Wednesday, 7 May 2014

Interview with Young Networking

If you were paying attention to Friday's Posts, specifically my spotlight on networking, I told you that I would have the pleasure to talk to Ash Phillips from Young Entrepreneur 
Networking Association. I wanted to ask him about his thoughts on networking and his experiences. This is what he had to say...

Q: Let’s start off with a bit of an introduction for our readers. What’s your name and what do you do?

My name is Ash Phillips. I’m a serial Entrepreneur and the Founder of YENA, a social enterprise that 
supplies young people with a non-intimidating networking environment. We run free events to bring 
people together in order to increase their network size and opportunities. 

We also supply exclusive access to many business services, and are working on integrating a mentor 
scheme within the group.

Q: And how long have you been attending and running networking events?

I’ve been attending networking events since I started my own business 4 years ago. These range from 
long running institutions, to bank-run events. I’ve been  running YENA for around a year now we’ve 
learnt a lot in that time but time is a resource you can’t buy and can only learn from. 

Q: So in your opinion, what makes a good business networking event? (examples from ones you 
organise/attend, good practice)

From what I’ve learnt from other events, and running YENA events, there are many aspects that balance 
an event and make it great. 

Location - this is important in getting the right people involved. Our Bristol event is based at a quirky 
hotel/bar which is luxurious but not pretentious. This has helped people feel important but not out of 
place. The team there is also fairly young but very good at what they do so this helps us with the quality 
of our event. 

Content - what your event consists of is important. Regardless of how relaxed it is (YENA is very relaxed) 
is still needs some format. This makes people feel comfortable with the organiser, and with what they 
should be doing at the time. 

The People - the most important aspect of the event, undoubtedly, is the people in the room. This 
doesn’t even mean the organisers it means the people who are there. YENA has been a success and still 
exists because of our wonderful community. The event is an event without people and the right people 
make it great. We love our attendees, and we tell them that at every event. 

Q: Why do you think it's important for businesses to attend networking events?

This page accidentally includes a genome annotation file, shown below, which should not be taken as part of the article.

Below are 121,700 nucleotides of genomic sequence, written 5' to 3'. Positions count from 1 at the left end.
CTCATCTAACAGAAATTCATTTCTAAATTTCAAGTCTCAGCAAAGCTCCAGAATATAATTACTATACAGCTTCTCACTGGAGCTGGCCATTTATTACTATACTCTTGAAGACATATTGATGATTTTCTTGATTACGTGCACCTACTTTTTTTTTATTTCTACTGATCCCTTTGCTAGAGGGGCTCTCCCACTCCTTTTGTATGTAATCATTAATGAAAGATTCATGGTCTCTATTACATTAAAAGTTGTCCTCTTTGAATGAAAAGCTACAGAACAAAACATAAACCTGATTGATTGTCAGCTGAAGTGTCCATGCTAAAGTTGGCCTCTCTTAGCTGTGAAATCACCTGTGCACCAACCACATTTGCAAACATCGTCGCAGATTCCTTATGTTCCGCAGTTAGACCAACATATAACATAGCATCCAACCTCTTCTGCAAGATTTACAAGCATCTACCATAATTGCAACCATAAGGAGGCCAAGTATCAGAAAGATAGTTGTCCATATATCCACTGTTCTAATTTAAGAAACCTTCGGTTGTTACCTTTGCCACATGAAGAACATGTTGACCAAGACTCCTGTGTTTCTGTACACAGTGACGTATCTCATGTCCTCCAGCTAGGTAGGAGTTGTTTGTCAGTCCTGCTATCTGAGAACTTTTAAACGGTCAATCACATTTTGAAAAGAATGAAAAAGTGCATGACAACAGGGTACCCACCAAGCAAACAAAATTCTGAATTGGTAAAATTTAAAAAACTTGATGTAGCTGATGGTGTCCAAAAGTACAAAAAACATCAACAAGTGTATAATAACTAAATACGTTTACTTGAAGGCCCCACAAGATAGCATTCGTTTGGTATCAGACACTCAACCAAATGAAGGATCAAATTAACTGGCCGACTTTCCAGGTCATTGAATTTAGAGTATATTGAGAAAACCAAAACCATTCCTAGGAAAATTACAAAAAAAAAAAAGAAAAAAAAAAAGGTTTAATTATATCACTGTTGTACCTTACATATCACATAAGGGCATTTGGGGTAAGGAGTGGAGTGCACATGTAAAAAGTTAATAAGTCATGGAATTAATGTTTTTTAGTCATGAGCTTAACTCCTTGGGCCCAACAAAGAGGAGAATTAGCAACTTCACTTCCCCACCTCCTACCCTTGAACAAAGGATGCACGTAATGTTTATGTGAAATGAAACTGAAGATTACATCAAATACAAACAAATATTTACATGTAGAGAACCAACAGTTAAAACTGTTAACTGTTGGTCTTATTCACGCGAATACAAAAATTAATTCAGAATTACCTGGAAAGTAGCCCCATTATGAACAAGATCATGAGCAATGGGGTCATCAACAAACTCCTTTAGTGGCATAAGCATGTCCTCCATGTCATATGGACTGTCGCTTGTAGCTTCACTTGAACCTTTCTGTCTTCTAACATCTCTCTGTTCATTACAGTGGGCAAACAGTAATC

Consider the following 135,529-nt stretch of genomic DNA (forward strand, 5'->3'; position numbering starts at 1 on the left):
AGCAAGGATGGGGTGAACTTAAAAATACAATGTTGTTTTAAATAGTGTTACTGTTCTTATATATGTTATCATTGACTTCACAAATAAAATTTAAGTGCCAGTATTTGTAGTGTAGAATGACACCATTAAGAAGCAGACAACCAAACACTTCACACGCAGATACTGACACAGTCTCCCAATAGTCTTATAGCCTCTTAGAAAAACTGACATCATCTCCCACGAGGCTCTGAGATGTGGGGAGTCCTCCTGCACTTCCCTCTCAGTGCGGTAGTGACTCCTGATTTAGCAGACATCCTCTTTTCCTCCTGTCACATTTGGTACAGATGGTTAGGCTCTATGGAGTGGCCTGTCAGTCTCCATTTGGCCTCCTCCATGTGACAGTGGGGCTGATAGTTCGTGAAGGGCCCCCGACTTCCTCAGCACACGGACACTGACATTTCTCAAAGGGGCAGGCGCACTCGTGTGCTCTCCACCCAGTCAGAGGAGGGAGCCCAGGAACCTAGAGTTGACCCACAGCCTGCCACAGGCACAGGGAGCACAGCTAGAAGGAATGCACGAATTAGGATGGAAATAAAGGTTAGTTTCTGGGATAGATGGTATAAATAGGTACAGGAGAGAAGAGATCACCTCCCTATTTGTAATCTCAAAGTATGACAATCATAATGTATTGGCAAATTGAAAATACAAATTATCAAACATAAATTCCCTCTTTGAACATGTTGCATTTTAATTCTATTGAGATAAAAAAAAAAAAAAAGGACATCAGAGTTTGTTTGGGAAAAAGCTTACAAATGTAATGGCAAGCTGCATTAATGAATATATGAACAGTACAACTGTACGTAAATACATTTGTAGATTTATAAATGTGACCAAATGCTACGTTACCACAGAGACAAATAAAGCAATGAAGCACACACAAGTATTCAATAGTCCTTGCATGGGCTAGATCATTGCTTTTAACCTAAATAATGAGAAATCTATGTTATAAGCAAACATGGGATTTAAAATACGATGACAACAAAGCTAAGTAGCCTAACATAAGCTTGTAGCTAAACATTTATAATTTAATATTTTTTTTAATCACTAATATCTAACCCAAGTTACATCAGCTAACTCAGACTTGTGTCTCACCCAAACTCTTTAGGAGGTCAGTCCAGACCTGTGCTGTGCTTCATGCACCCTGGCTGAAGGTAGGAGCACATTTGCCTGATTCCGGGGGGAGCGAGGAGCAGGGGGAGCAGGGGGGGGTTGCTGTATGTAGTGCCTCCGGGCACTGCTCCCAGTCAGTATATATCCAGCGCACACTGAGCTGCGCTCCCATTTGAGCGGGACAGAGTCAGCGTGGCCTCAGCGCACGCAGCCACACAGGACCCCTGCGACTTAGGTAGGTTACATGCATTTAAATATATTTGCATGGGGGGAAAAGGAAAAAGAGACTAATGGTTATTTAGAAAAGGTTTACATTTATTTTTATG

Yes. In attending a networking event, you’re not selling to the people there. Whilst they could become 
clients, what you’re really doing is winning advocates of what you do. You have a potential workforce in 
that room who can recommend you to their network so in a room of 10 people you’re potentially connected 
to over 1000 people. If you make those 10 people love you and want to give you work, it’s likely it will 
come. If you spend your time pitching all of them to get turned down, you’ll likely never hear from them 
again in the way you’d like. 

Q: What about people who don’t run a business? Is it worth their time to network with businesses?

YENA is one of the only events I know of that promotes the use of networking to improve opportunities. 
Giving professionals, students, and NEETs (not in education, employment or training) somewhere to 
increase their connections, gives them the chance to increase their opportunities. They say it’s not what 
you know it’s who you know, and whilst I believe it’s both, you’re not going to get far with all the 
knowledge but no contacts to help that turn into something. 

Q: Finally, what would be the best piece of advice on business networking that you would give to our 

My best advice is to give. Give advice from experience, lend an ear and listen to the other person, actively 
think about who you can put them in touch with to increase their opportunities. The more you can give 
someone, the more they’ll want to give back, and that’s when you gain from networking. 

So that was Ash, the real question is what do you think? If you want to find out more 
about YENA, take a look at their website, follow them on twitter 

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